Cellardyke Man’s Promotion – Mr John G Moncrieff, son of Mr and Mrs W Moncrieff, George Street Cellardyke, has been promoted manager of Richard’s Audit Company, Windsor Ontario, Canada,
Mr Moncrieff served his apprenticeship in Anstruther and emigrated to Canada in 1912. Two years ago he joined the service of his present employer.
HERRING FISHING CRISIS. Cellardyke Takes Action. Cellardyke fishermen have formed a committee to act in co-operation with Mr J. Duncan Millar, M.P. for East Fife, during the crisis in the herring fishing industry. The committee have drawn statement urging— Immediate Government aid. Inquiry into the destruction herring the sprat fishers the Firth of and Firth of Forth; and Better supervision of trawling on the East Coast. The committee maintain that sprat fishers are destroying tons of young herring which, if they were allowed to reach maturity, would leave the shallow waters for deeper waters, and the winter herring fishing at Anstruther would revive.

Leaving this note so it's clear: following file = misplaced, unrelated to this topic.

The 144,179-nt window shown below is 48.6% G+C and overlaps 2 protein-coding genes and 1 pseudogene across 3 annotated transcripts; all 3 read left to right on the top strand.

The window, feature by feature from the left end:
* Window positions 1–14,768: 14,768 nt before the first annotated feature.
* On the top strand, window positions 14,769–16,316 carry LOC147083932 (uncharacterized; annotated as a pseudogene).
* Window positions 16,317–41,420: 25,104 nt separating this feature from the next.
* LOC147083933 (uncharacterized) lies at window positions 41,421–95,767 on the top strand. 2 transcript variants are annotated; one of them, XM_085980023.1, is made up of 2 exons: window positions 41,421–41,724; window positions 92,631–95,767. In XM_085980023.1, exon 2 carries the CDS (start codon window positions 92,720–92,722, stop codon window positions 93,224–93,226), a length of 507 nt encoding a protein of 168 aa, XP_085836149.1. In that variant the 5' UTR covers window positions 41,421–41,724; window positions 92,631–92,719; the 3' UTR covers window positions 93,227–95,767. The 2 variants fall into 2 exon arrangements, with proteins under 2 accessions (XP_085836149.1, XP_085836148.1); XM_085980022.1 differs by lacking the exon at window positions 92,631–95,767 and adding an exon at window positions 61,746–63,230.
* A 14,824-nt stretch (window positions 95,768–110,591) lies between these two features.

ANSTRUTHER HERRING DEAL. The steam drifter White Queen (Skipper Moncrieff, Cellardyke) arrived at Anstruther on Saturday with cran of herring. The catch had first of all been taken to Hartlepool, and was purchased over the ‘phone by Messrs R. Melville & Sons, Cellardyke, £1 per cran.
FIFE FISHERMAN MISSING From Herring Fleet at Yarmouth. Photo is of. George Corstorphine, 57 George Street, Cellardyke, who has been missing since Saturday night from the steam drifter Mace at Yarmouth, where most of the East of Fife fleet is engaged in the herring fishing. Corstorphine, who is 34 years of age, and married with a family of two, was employed as a fisherman on the steam drifter Mace, skippered by Mr Martin Gardiner, Cellardyke. The Mace left Anstruther about a fortnight ago and had been working its way south. The missing man is a son of Mr and Mrs George Corstorphine, 47 John Street, Cellardyke